I’ve begun reaping the harvest of all kinds of greens from my garden and my sprouting supplies. But to me the greens are incomplete until I have the perfect dressing and other accompaniments to go with them. After discovering all of the canola oil or other hydrogenated oils and multiple forms of sugar that are making their way into the store-bought dressings, I long ago decided that I needed to just make my own. And boy am I glad I did! It never ceases to amaze me how much better something tastes when you make it from all of the raw ingredients instead of buying the highly processed version at the store. And it is so much less expensive that way too. Best of all the meal is always much more memorable.
Of course I want to make sure that you don’t miss out on some great homemade dressings and flavors that will liven up the beauty of your healthy greens that you grow in your garden, or that you sprout in your kitchen. So today I’m going to share with you one of my favorite basic dressing recipes and also give you several variations that you can use to liven them up depending on what you’re serving with the rest of the meal. Don’t let the odd variations fool you. The results are heavenly — and most of all memorable!
My favorite place to start with dressings is the good old standby French Dressing. In this particular recipe I use olive oil or coconut oil for the required oil amount, however you can feel free to substitute any other healthy oil that you’re more comfortable with. I have found some my favorite methods of flavoring and cooking in old-fashion cookbooks that are readily discarded at estate sales and garage sales for cheap. This particular set of variations is no exception. Though I cannot find the source there's no doubt they originated with an old-fashioned cookbook. Enjoy!
One clove of garlic 1 tablespoon salt
To get the most flavor from this recipe, soak your clove of garlic in the vinegar for about a half an hour before mixing all of the other ingredients.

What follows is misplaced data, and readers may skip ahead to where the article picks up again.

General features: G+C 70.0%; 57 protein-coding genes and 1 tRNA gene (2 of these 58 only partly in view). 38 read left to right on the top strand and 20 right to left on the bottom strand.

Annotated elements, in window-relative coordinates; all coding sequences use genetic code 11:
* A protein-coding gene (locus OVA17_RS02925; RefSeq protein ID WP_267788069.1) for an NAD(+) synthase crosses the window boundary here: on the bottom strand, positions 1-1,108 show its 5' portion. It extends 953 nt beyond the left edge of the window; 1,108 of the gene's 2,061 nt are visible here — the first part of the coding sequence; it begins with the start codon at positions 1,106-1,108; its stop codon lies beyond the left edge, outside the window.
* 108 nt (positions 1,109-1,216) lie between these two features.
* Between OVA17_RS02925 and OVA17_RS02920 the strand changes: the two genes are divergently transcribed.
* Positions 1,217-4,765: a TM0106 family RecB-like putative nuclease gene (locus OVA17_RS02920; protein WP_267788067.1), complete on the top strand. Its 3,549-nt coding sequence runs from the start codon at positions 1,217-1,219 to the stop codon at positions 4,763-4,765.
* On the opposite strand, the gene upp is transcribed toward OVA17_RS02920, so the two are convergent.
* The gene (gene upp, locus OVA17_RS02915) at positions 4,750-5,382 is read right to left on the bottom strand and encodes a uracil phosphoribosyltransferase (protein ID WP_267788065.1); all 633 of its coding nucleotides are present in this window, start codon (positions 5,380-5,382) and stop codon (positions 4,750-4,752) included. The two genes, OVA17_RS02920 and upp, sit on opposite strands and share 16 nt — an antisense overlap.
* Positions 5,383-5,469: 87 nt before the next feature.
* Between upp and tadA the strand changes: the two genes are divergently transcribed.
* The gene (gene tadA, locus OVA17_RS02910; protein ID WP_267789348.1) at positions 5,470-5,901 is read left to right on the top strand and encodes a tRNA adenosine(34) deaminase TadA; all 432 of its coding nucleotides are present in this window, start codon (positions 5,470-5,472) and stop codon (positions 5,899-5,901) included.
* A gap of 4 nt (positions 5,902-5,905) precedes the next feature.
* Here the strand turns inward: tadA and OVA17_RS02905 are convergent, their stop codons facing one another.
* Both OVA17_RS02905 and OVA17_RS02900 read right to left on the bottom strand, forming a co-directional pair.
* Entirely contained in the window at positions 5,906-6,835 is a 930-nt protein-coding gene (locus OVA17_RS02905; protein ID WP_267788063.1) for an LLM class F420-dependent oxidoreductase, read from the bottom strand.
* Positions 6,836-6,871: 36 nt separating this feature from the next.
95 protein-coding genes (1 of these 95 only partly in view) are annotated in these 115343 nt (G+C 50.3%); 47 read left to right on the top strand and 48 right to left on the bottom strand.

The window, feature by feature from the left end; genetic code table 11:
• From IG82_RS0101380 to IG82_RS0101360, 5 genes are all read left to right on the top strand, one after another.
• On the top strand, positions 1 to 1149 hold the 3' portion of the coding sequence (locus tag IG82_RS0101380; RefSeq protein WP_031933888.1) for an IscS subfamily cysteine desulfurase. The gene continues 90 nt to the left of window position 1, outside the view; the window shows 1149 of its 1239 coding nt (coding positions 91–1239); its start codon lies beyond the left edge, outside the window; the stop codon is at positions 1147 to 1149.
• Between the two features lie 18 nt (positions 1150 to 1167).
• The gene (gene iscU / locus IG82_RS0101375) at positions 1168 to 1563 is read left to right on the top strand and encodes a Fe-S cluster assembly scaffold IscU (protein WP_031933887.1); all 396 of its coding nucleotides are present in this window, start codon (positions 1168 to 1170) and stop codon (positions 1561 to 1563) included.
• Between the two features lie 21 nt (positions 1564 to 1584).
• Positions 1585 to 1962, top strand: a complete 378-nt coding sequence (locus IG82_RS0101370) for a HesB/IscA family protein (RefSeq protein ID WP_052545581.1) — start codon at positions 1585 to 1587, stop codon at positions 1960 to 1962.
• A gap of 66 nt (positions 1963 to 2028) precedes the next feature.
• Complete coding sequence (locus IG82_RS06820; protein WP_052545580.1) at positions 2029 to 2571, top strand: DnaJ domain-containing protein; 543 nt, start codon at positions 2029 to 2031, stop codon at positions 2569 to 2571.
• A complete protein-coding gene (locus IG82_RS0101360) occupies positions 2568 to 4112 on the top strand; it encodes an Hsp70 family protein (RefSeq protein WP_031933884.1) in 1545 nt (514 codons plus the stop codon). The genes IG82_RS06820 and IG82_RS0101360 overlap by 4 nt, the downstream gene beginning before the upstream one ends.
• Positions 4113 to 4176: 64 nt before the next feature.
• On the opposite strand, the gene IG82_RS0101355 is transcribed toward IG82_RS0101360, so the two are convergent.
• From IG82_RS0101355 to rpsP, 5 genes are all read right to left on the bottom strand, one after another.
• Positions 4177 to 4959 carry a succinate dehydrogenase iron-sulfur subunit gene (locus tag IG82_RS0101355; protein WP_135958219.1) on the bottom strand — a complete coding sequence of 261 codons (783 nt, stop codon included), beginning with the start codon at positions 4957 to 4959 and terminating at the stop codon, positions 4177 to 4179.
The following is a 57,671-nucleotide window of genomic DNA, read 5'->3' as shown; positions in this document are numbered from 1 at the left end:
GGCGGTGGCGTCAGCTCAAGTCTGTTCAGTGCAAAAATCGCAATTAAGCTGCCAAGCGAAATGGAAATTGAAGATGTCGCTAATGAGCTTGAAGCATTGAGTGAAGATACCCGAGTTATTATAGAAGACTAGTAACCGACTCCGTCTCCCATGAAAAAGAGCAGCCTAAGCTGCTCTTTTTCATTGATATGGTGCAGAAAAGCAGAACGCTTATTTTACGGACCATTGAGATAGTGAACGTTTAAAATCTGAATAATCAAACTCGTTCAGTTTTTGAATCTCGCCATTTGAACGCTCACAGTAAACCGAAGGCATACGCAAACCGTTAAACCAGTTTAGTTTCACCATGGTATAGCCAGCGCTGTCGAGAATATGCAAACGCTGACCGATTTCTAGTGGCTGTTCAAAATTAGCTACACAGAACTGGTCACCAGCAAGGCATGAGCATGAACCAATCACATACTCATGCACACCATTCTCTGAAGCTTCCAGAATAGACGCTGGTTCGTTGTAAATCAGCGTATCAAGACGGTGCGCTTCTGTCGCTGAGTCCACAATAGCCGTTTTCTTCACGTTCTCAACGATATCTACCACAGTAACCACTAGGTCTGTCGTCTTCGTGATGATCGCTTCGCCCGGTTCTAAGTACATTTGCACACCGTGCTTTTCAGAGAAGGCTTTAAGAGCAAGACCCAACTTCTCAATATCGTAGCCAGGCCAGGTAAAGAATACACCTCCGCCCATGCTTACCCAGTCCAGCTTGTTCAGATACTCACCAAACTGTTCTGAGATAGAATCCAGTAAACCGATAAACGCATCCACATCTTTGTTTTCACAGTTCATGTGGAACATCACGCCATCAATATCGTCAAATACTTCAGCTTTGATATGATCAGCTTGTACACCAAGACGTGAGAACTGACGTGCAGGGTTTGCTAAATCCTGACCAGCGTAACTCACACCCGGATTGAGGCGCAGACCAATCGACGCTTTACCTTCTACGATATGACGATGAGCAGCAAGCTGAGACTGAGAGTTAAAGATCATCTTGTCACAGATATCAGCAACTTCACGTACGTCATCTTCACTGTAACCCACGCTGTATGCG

Mix dry ingredients together and place in a covered jar or bottle. (I simply use my Mason jars)
Remove garlic from the vinegar and add the vinegar to the dry ingredients.
Pour in the oil slowly. Set aside until ready to use. Just before serving, shake or whisk vigorously for about two minutes. This will make about 3 cups of delicious dressing.
I enjoy this on virtually any kind of sprouts that I have available—so far—but I have also enjoyed the many variations of it on chicken, fish, vegetables, and even in a fruit salad.
One idea for tasty variations is to use flavored vinegars—even flavored balsamic vinegars. One of my favorites to use is a tarragon vinegar. When I use the tarragon vinegar I like to omit the mustard, sugar and paprika.
For a fruit salad variation I like to use ¼ cup of lemon or lime (or even orange juice) in place of half of the vinegar. I will reduce the mustard to about a ½ a teaspoon and the salt to 1 teaspoon, and reduce the paprika to ½ teaspoon. Go ahead and increase the sugar to ¾ cup. I would also suggest that you add a ½ teaspoon of Worcestershire Sauce and then omit the pepper and garlic.
Here are some other variations that you can use in this particular French dressing recipe:
Consider anchovies: cream 2 tablespoons of anchovy paste with the seasonings. Then add 1 tablespoon of both minced onion and parsley.
Consider a chiffonade: add 2 tablespoons of each: chopped green pepper, black olives, parsley, canned pimento, and one hard-boiled egg, that’s been chopped. You can even add chopped red peppers and cooked beets if desired.
Curry really kicks this recipe up: add ½ teaspoon of curry powder and a few drops of onion juice. When I have a recipe that calls for onion juice, all I do is soak freeze-dried or dehydrated onions in water to reconstitute them and then I use the flavored water as my onion juice ingredient. If I’m cutting a fresh onion, then I will simply scrape the onion juice that weeps during the cutting process, and use that for my onion juice ingredient.
Horseradish: if you add 4 tablespoons of grated horseradish with the juice pressed out, along with a half clove of garlic, crushed, and a dash of cayenne, you will absolutely love this dressing on red meat—canned or fresh.
Mint: add 2 tablespoons of chopped mint.
Pickle: one of my favorite restaurants used to always serve their homemade French dressing with minced sweet pickles. As a result today it’s never French dressing for me without my ¼ cup of minced sweet pickles in this recipe.
Go Hawaiian: you can omit the garlic, vinegar, and dry mustard and instead use ¼ cup of pineapple juice and 2 tablespoons of lemon juice and you will find a delicious result.
Go bananas: this particular variation might surprise you, but if you add to thoroughly mashed ripe banana and a quarter teaspoon of nutmeg to the “Go Hawaiian” version, you will definitely be serving a memorable meal. This particular variation is delicious on whitefish as well as chicken breasts.
This will be complete with one last variation. Make the Hawaiian version as noted above, but also add one to 1 ½ teaspoons grenadine or maraschino cherry juice, and then watch your guests try to figure out just what wonderful flavors are in that particular dressing. (I don’t know about you, but I love it when my guests are in love with the flavors but can’t quite put their finger on what it is that they are eating.) *GRIN*
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